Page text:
The License Agreement and addenda provided that IT was the licensee; while the agreement was non-transferable, it could be assigned to IT's subsidiaries, affiliates, or any direct or indirect parent or any subsidiary or affiliate of such parent. (6/21/13 Opinion & Order at 4.) The License Agreement provided the following scope of use:

The License granted under this Agreement authorizes the Licensee to use a required number of copies of the System in machine readable form to service all North American (i.e. Canada, United States, Mexico) entities as listed below, as permitted by the License Agreement, by the Licensor, in any location. The copies shall be used solely for processing Licensee internal banking work of any parent, subsidiary or affiliated entity, direct or indirect, of Licensee, and not for any other purpose of entity. A direct or indirect parent, subsidiary or affiliate of Licens[ee] shall be defined as any entity which is at least 80% owned by ABN-AMRO Bank N.V. and/or ABN-AMRO North America.... No right to print or copy, in whole or in part, the System is granted hereby except as hereinafter expressly provided.

(Id.) The 2001 Addendum added a term, "Extended Use of the System, " that provided:

The license to the use the System granted to Licensee under the License Agreement is hereby extended to include: 1) the right to use the System to process work for unrelated business and corporate entities without restriction; and 2) the right to use the System globally without geographic restriction. Such extended use may referred to herein as "Insourcing."

(Kaplan 8/3/12 Decl., Ex. B.)

In October 2007, ABN was the target of a hostile bid; it responded by, inter alia, quickly negotiating and closing its own deal: selling a number of assets, including its subsidiaries IT and LaSalle Bank, to BAC (again, "the LaSalle Transaction").[4] (Def.'s Opp'n at 7.) At the time of the sale, LaSalle Bank and other ABN entities actively used BankTrade in their businesses. The License Agreement provided for such usage by corporate affiliates. Prior to the closing of the LaSalle Transaction, IT did not assign the License Agreement to ABN. (See id. at 2-3.) With the closing of the LaSalle Transaction, the License Agreement went with IT to BAC. As of the closing, ABN was no longer an affiliate (or parent) of IT; it no longer had a right to use BankTrade derivatively based on the licensing rights of IT. Nevertheless, ABN continued using BankTrade post-merger and ABN concedes it continues to actively use BankTrade today. (Pl.'s Mem. at 3.)[5]

There is no credible question that ABN knew it did not have a license to use BankTrade following the LaSalle Transaction and that it continued to use the software despite this inconvenient fact. A copy of the purchase and sale agreement between BAC and ABN clearly provides that BAC (rather than ABN) will be guaranteed the license. (Kaplan 8/3/12 Decl., Ex. D;[6] 4/7 Tr. 6.)

ABN understood it lacked requisite rights. An undated chart listing license agreements for various software applications shows that both ABN and LaSalle Bank would use BankTrade. (Kaplan 8/3/12 Decl., Ex. V.) The chart indicates that LaSalle Bank (including IT) is the "signing entity" for the BankTrade license. (Id.) Put in blunt terms, IT was the licensee.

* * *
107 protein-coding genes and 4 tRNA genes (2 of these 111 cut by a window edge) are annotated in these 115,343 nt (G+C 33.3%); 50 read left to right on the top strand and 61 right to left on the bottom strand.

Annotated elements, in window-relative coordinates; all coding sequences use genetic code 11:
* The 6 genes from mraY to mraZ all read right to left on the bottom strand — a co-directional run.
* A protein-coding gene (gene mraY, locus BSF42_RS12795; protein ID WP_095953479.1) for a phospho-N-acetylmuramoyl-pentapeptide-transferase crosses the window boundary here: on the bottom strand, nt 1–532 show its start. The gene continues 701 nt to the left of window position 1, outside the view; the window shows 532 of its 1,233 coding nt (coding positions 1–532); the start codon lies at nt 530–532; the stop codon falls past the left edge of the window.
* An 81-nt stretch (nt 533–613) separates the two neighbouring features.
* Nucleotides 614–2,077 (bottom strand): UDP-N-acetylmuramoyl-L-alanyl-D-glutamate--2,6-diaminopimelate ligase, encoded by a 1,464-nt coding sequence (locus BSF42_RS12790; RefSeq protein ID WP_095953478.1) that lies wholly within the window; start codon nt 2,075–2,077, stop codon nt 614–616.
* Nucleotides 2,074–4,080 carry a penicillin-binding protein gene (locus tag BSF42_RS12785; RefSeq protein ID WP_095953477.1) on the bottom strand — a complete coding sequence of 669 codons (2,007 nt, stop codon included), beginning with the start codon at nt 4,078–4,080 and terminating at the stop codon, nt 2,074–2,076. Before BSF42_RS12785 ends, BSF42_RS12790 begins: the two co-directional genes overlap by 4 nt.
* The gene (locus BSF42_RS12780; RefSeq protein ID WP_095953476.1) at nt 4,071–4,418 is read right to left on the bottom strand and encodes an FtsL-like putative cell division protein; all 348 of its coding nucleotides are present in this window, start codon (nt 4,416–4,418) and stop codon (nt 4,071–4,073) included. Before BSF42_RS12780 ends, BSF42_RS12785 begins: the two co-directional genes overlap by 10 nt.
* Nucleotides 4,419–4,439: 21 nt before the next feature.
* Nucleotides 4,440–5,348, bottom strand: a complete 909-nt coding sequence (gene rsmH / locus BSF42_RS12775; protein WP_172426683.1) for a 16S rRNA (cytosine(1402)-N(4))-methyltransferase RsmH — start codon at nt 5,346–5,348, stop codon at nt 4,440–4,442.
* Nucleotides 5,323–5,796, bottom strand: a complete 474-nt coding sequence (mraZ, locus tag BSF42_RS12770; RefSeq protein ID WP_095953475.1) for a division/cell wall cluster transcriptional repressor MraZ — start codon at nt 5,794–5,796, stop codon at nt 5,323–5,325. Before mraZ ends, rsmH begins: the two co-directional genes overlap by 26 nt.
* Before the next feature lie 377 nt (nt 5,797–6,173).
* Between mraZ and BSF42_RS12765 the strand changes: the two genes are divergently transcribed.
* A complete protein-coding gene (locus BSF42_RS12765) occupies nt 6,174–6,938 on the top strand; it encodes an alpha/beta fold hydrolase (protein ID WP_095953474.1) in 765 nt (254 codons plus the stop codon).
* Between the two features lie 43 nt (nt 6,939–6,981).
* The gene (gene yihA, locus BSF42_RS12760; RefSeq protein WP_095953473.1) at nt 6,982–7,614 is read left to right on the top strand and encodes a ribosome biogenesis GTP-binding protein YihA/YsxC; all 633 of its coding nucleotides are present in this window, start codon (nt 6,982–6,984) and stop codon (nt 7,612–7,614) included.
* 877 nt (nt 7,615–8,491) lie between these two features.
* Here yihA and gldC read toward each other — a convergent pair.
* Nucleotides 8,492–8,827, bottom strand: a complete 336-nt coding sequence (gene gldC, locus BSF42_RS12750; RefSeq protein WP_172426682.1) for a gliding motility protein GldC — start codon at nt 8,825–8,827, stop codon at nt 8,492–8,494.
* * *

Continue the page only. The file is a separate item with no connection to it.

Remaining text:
On February 29, 2008, Tom Trujillo of BAC wrote to CSI that the BankTrade license "remains with the contracting LaSalle entity [e.g., IT] (which entity is among those bought by Bank of America)." (Id. at 9 (quoting Kaplan 8/3/12 Decl., Ex. F).)

A March 2008 ABN internal email states, "As you all know, BAC still owns the BankTrade software. BAC has stated they will not be off version 6.2 until October [2008] nor will we look for BAC to assign this contract to [ABN] until such time later this year. [ABN] employees or contractors should not be manipulating the software/source code. It should be managed by BAC or its contractors only at this point in time." (Id, at 10 (quoting Kaplan 8/3/12 Decl., Ex. L).)

On March 3, 2008, Sheldon Goldfarb, an attorney with RBS (which acquired ABN), wrote to CSI that "[ABN] is not a party to the License Agreement." (Id. (quoting Kaplan 8/3/12 Decl., Ex. H).)

On April 11, 2008, Holly Lussier of RBS wrote to Warren Browne at CSI: "I would like to thank you and the other members for meeting with us yesterday. Pursuant to that discussion, we confirmed with you that BAC as successor in interest to [IT] is currently the licensee under the License Agreement, all addenda thereto, and the subsequent [agreement. We] would like to assign the Agreements back to ABN." (Id. at 11 (quoting Kaplan 8/3/12 Decl., Ex.G).)

An internal ABN document dated June 18, 2008 states: "[CSI] sent a notice to ABN [] stating that ABN was in breach of contract. ABN is working [j] with BAC to put forward our position, which states that within the TSA there is an implicit license to ABN. Once BAC agrees with ABN's position, ABN can approach [CSI]. The issue with [CSI] will not be resolved by 7/1/08.... [W]e need to go forward regardless." (Kaplan 8/3/12 Decl., Ex. X (emphasis added).)